The Canadian government plans to crack down on crime and stand up for consumers, according to Wednesday’s (Oct. 16) speech from the throne.
Gov. Gen. David Johnston delivered the speech in the Senate chamber as he opened the fall 2013 session of Canada’s 41st parliament.
At more than 7,200 words, it was the longest since the Conservatives took power in 2006.
He said Canada would take steps to protect consumers from “predatory” payday lenders, force cable companies to offer unbundled packages allowing subscribers to select channels individually, work to improve competition in the cell phone industry and cap the amount a cell phone user can pay for roaming charges while on Canadian networks.
Johnston added the government would move to stop wireless companies from charging for paper bills, expand no-cost basic banking and end “geographical price discrimination against Canadians” by working to reduce trade tariffs so consumers aren’t paying more for identical products available south of the border.
Johnston said the government intends to crack down on cyber-bullying in part by passing a new law making the distribution of an intimate image without a person’s permission a specific offence. Sentence reductions for child sex offenders and violent offenders will be outlawed.
The government also intends to create a Victim’s Bill of Rights and pass legislation making it harder for the “worst” criminals to get parole, in other words to make sure “a life sentence is a sentence for life.”
In practically the same breath, he said Canada would defend the constitutionality of its prostitution laws, referring to the Ontario judge who threw them out earlier this year because they put women at risk, and “renew efforts” to address the issue of missing and murdered Aboriginal women.
Johnson said the Tories would balance the federal budget by 2015 by freezing overall government spending and restraining hiring. He said the government would “reform way federal system manages spending,” sell assets if it makes sense to the well-being of Canadians and continue tax cuts for individuals and families once the deficit is eliminated.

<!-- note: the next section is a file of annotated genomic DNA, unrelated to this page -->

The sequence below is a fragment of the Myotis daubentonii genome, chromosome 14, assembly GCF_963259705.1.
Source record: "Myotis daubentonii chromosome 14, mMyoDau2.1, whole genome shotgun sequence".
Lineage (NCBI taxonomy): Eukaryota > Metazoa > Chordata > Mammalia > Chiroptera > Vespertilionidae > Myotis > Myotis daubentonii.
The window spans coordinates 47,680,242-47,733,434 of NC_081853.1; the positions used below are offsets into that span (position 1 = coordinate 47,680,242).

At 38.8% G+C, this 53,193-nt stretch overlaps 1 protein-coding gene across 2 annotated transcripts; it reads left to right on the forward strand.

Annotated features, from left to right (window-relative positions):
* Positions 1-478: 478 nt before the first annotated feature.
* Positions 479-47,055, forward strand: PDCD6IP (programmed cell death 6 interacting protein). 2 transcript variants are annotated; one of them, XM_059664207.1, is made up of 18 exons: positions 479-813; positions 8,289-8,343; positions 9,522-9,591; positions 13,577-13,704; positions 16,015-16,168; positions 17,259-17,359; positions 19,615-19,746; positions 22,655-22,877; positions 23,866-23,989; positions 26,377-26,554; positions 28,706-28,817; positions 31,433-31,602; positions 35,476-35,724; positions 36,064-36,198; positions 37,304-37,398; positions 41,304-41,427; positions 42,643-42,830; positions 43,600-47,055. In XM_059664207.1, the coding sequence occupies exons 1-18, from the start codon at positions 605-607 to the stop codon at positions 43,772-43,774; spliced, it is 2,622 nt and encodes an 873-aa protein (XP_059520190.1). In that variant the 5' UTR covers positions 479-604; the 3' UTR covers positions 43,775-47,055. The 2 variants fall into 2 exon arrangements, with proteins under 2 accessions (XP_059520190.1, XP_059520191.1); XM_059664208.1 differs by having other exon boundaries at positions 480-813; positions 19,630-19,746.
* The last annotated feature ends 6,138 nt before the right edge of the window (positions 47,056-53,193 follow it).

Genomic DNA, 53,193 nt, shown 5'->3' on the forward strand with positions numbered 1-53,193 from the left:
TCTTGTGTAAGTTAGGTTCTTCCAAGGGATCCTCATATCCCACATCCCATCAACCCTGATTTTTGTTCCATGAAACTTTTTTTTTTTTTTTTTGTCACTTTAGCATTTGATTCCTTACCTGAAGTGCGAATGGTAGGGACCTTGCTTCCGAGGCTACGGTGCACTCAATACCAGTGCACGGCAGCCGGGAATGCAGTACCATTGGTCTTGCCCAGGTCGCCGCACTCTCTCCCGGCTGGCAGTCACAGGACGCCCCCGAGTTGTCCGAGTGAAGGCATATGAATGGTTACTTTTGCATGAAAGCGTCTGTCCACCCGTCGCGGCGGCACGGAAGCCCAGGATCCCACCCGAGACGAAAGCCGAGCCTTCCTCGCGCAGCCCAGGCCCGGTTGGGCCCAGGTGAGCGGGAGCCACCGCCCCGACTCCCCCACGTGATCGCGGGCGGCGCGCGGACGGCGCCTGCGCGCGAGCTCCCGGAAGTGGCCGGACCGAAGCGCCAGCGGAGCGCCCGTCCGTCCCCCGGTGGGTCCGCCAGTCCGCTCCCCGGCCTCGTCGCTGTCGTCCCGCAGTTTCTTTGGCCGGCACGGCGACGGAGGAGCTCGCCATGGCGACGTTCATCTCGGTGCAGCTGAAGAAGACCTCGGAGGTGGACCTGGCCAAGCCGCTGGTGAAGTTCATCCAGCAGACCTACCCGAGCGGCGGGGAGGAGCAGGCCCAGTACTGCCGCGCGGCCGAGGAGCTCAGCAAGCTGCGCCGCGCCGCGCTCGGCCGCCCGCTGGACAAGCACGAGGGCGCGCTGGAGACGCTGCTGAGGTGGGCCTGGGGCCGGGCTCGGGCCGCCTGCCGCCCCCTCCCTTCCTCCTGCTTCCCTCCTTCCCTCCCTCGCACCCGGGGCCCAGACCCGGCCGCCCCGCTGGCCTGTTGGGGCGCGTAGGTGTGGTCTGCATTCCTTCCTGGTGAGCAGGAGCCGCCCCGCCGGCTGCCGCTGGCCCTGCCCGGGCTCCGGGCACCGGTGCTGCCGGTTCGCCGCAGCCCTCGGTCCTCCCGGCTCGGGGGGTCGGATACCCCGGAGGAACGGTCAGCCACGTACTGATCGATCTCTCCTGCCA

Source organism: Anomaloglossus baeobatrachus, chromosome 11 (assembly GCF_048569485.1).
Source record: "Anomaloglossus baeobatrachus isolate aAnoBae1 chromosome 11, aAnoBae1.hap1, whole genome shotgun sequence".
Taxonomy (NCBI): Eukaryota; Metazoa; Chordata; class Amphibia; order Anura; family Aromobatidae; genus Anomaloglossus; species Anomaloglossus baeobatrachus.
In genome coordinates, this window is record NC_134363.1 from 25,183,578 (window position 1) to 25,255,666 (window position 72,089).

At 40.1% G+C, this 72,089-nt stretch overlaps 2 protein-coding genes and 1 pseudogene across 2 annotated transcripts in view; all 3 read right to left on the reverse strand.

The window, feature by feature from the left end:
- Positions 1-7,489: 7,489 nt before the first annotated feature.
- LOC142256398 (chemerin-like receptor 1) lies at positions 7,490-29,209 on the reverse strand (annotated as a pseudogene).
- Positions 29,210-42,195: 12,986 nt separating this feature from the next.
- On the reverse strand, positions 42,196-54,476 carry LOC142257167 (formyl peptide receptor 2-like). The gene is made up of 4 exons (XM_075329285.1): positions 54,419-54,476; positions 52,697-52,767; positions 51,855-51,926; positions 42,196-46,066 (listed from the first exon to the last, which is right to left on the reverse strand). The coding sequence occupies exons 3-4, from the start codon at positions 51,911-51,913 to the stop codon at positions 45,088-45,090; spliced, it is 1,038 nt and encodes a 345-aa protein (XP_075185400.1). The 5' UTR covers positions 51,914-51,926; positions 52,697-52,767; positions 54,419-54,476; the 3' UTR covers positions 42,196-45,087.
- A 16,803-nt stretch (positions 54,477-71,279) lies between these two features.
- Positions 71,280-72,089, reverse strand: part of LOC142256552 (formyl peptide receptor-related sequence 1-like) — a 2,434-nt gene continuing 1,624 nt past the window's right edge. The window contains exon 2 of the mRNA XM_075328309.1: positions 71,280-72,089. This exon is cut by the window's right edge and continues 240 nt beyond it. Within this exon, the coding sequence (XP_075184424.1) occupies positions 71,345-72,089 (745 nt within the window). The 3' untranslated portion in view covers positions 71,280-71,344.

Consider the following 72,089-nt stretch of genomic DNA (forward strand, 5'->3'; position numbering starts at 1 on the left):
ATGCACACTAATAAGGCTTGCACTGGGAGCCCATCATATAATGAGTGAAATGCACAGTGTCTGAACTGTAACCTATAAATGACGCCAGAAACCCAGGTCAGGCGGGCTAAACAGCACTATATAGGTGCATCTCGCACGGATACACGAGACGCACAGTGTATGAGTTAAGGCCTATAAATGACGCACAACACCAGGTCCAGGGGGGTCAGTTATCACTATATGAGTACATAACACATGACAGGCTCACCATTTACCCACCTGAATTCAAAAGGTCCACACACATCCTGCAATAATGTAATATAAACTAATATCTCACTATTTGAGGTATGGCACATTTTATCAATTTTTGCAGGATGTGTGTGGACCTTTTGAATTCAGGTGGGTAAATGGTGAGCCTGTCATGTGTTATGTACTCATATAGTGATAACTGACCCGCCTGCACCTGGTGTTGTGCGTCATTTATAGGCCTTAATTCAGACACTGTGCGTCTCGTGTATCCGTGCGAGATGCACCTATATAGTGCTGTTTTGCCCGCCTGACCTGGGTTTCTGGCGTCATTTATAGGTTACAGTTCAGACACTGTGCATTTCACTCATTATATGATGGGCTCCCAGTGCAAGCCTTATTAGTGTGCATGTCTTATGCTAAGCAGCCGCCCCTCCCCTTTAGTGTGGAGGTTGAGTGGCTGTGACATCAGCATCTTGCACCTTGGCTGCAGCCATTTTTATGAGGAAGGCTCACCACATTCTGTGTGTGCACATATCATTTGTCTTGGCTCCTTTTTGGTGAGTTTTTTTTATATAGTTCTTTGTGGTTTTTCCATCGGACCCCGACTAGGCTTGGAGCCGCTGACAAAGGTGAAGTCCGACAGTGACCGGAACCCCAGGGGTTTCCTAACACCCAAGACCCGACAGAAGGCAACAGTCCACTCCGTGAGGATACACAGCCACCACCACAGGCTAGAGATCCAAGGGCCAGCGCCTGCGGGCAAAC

Taking it a step further, he said the Tories would pass a balanced budget law forbidding future governments from running deficits in normal economic conditions. In the case of recession, the law would lay out “concrete timelines” to return to a balanced budget.
Sitting in the very chamber that has been such a source of ire for Prime Minister Stephen Harper, Johnston said the government maintains its position that for the Senate, the status quo is not acceptable.
“The Senate must be reformed or, as with its provincial counterparts, vanish,” he said. “The Government will proceed upon receiving the advice of the Supreme Court.”
After the lengthy speech was delivered, New Democrat MP Irene Mathyssen (London-Fanshawe) said she is fed up with “shady tactics and obfuscation” from the Conservatives.
“The more I wrote the angrier I got,” Mathyssen said of her speech throne notes. “They talked a whole lot about all the rotten things they have done to Canada and Canadians for the past seven years and now they’re going to fix it all with tax credits.”
She was referring to the change to tax law that allows seniors to split their income. She said that provision only benefits high-income seniors with something to split.
“If you have nothing to split, that means nothing to you,” the NDP’s critic for seniors’ issues said. “And there’s nothing if you’re single. Many of those seniors are below the poverty line, so they don’t pay any taxes anyway.”
She said the Conservatives put forward a number of ideas in the throne speech that they actually voted against when the NDP brought them up in the house: an air traveller’s bill of rights, pay-to-pay practices (charging customers to send them a paper bill), free basic banking services and payday lenders.
“Pat Martin has been on a payday loan crusade for years,” Mathyssen said. “If you like our ideas, fine, but there have been a lot of throne speeches with no deliveries since they took power.”
Mathyssen said she was concerned London residents would “see little benefit from the Conservative agenda.”
Conservative MP Ed Holder (London West), on the other hand, said the throne speech “put Canadians first.”
“In broad terms it checked all the boxes in terms of what is important to London,” Holder said, adding London residents could be encouraged by the government’s “driven focus” on job creation and economic development.
He said and that increased military spending coupled with local procurement rules “absolutely” bodes well for the city’s defence industry and a free trade agreement being negotiated with the European Union would open new markets for London’s commercial agri-food industry.
“We’ll continue to do the right thing for all Canadians.”